Sally Taylor, who is in the studio above me, popped in for a chat with Andy and I, and we all went upstairs to look at her new work, which is a really strong, interesting development of the previous "mouth" pieces.  These are "head and neck" images, monochrome, using black tape and drawing.  Andy and I really love them.  Sally popped in to my studio later in the day to talk about entering more open submission competitions.  She has enough new work to do this, but I want to concentrate on making new work for the rest of the year, we agreed that was the best route for me.  Sally is the best neighbour to have: an interesting artist and a lovely person who is really encouraging!

Monoprinting experiments

Chinese sketch book

I need to be a little more organised and tidy when I continue with any printmaking in future!

Before I left for home at around 5pm, I considered this painting that I have on the go and added another layer of warm yellow on top of the tally marks. . . .

Duckett and Jeffreys has a print open starting this week for anyone who is interested, all my prints, such as they are, are in storage otherwise I'd be entering!  Work can be submitted all week for hanging, check out their fb page for more details.

All images copyright of Sue Gough

Sunday, 22 July 2012

Deer Shed Festival

Pete and I spent a happy weekend photographing activities at the Deer Shed Festival, Topcliff, near Thirsk.  I have never seen so many kids participating in activities with such concentration on their faces!  It was a real joy to take photographs of other people's children in such a happy place. They were making all sorts of things, from monsters in plasticene for short animations with the help of Teeside University lecturers and students, guitars from cardboard and collage, gingerbread houses, sock monsters, magic wands, totem poles and wigwams, percussion shakers, clay monsters, a huge dragon and an octopus.  As well as this, there were drumming workshops, a field of swing balls, football activities and more.

Plenty of good food and ale kept everyone happy until late.  There were some very bleary grown ups in the mornings!

Congratulations to the team who organise the event, which was a real success, particularly as the weather was dry and mostly sunny apart from Friday, when we arrived and pitched our tent in the rain.  The music was really too bland for our tastes, but it was a great weekend.

Ever optimistic, but as it turned out, sun hats were the order of the day!

Preparing for the punters

The briilliant Deer Shed Logo against a very gloomy sky. . .

Some of the first entrants on Friday

Fab stall holder

Busy busy busy

Making the dragon. . .

Saturday night

Sunday, 15 July 2012


The offending drawing. . . .

Rant 1

Just have to share the reaction of one visitor to Ryedale Open, when he arrived in front of my drawing  all delivered in a broad North Yorkshire accent:

"What the 'ell is that?  What is it?  I like to know what I'm looking at.  Bloomin' load of rubbish, that belongs in t' skip" 

Brilliant!  I offered to explain what it was about but he didn't care.  It is really difficult to laugh hard without making too much noise and falling off a chair.  At least the drawing is eliciting a reaction from people, and I think that is good.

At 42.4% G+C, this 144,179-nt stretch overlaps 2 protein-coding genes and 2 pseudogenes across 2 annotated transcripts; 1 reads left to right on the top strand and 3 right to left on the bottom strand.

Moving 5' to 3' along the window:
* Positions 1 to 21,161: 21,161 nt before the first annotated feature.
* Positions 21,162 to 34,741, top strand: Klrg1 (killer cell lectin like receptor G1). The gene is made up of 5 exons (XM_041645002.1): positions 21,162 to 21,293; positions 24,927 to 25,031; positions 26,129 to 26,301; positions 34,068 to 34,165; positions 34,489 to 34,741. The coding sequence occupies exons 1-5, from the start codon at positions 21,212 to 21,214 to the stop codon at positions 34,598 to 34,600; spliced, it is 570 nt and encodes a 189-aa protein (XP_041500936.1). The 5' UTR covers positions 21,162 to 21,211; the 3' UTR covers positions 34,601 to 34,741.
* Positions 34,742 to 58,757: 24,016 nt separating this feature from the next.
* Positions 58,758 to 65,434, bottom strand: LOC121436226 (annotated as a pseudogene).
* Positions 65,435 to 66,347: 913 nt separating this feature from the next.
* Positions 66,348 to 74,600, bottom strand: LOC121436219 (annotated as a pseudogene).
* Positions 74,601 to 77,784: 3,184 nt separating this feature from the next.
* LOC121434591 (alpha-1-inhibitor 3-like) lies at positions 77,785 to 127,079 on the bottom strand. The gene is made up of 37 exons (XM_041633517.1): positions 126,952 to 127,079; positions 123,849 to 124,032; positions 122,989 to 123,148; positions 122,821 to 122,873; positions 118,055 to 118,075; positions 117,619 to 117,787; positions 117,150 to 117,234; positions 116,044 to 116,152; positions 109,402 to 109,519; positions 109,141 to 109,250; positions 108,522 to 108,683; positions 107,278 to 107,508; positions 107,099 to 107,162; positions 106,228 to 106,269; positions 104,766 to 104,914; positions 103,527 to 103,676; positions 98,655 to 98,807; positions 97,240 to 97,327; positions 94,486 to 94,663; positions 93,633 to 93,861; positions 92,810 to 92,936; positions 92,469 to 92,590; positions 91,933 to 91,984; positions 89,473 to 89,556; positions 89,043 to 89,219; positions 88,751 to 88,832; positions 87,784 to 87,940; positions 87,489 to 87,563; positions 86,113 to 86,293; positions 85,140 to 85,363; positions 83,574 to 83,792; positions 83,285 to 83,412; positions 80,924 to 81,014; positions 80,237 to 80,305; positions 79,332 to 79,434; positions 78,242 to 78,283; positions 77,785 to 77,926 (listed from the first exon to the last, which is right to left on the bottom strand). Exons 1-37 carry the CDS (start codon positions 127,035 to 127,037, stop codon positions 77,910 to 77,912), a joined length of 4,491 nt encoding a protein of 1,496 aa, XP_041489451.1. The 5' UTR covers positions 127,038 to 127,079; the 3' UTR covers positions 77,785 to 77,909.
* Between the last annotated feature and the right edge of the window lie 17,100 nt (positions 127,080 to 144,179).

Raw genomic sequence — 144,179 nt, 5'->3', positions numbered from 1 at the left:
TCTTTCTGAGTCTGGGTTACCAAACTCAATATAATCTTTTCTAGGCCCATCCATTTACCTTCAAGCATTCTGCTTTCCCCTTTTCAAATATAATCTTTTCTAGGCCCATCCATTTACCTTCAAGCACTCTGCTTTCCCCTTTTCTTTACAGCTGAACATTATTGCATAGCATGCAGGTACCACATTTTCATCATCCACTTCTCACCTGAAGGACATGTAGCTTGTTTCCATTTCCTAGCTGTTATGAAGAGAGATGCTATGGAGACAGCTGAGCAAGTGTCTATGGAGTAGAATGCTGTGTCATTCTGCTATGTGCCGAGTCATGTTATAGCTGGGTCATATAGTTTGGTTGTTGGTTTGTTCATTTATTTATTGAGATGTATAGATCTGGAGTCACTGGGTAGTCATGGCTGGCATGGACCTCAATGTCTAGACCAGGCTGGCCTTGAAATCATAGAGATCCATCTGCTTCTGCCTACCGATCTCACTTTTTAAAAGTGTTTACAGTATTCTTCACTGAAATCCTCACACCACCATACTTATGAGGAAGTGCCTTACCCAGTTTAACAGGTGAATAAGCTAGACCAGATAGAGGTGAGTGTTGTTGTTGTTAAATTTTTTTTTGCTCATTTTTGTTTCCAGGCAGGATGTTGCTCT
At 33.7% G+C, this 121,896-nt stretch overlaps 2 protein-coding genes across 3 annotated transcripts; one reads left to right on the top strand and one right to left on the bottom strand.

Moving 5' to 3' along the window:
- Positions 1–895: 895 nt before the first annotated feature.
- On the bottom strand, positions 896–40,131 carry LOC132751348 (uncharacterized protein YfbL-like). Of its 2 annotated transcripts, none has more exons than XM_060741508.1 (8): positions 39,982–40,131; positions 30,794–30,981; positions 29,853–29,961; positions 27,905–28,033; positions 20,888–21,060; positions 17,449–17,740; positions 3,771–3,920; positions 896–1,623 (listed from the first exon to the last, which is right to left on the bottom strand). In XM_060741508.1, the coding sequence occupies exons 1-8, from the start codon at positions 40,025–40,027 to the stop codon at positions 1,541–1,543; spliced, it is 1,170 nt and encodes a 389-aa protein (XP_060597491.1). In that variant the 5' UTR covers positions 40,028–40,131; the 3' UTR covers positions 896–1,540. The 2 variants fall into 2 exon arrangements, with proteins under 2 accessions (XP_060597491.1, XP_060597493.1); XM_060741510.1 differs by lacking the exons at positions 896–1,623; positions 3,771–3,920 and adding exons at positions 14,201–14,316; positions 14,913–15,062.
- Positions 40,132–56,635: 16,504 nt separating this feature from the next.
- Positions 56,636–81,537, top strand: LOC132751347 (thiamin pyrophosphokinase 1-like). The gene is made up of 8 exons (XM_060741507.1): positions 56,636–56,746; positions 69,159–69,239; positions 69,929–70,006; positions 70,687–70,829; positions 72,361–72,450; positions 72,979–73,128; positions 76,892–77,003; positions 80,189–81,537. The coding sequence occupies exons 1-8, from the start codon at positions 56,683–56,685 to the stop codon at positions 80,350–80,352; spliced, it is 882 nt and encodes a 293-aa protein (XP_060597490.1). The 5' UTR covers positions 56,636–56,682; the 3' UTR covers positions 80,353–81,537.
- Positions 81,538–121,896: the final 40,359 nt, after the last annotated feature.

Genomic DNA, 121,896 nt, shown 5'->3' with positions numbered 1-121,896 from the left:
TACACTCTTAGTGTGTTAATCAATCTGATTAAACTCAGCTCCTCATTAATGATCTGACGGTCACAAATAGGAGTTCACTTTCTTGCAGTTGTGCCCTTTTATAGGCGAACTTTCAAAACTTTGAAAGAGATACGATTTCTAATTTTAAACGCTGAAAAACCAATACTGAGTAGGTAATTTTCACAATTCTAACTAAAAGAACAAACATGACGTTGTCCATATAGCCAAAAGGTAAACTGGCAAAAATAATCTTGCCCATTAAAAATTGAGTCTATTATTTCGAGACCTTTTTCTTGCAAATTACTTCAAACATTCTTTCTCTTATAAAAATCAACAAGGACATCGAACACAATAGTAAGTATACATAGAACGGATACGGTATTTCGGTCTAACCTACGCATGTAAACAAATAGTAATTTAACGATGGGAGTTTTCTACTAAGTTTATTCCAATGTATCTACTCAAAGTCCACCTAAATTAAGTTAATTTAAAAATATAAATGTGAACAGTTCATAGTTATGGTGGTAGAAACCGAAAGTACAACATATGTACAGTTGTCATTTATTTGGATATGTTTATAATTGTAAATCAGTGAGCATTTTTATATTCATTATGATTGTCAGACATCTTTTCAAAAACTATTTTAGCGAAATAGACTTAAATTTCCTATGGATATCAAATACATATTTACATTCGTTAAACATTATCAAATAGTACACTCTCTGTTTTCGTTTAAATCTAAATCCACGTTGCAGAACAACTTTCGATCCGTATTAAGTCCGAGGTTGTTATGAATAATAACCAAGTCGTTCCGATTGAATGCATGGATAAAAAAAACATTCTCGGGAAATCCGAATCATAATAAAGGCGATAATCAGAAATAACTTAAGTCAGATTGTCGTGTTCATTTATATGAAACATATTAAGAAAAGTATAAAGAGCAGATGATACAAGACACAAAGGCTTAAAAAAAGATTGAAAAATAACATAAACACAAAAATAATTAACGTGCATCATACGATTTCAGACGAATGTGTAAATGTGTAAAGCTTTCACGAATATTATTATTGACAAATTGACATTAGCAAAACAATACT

Another male northerner also loudly stated his belief that modern art is crap.  Maybe he should apply to become a trustee of a certain museum I know. . . . .

Rant 2: (this time mine). 

 I am reading Contemporary Art and Memory: Images of Recollection and Remembrance, by Joan Gibbons pub: I.B. Taurus.   Fairly interesting but I am constantly distracted by the sometimes awful sentence construction, poor use of language and mistakes in the text. (One such mistake is the spelling of the name of the artist being discussed).  We were told at our university in no uncertain terms when preparing to write our dissertations, that this is a cardinal sin so how come this manuscript was not proof read?  It has become such a distraction that I have taken to scoring underneath every mistake or poor use of language that I come across in chapter 4!  It helps me to stay on track of the meaning of the words I am reading somehow.  My argument and reason for this rant is: poor use of language and poor sentence construction obscures meaning and weakens the argument

The worst thing I have noticed is the use of the word FOREGROUND to mean emphasise or highlight. I am going to count up how many times this particular word is used by the author in the text, (it is also used in a quotation from the work of another writer too).   I never benefited from formal grammar teaching, but I read voraciously as a child and I know that you should not use the word FOREGROUND, which I now understand is an adjective, or "describing" word in place of a verb such as emphasise, which is a "doing" word!  

It is really lazy.  I have noticed that it is becoming fashionable within certain areas of art writing  and can only assume that it is part of an author's attempt to appear up to the minute with the latest artspeak obfuscation.  I suggest that authors of intelligence and integrity do not need to do this and I am surprised that Joan Gibbons, who is, according to the back of the book jacket, Senior Lecturer at Birmingham City University and Course Director, MA Contemporary Curatorial Practice, writes in such a lazy way.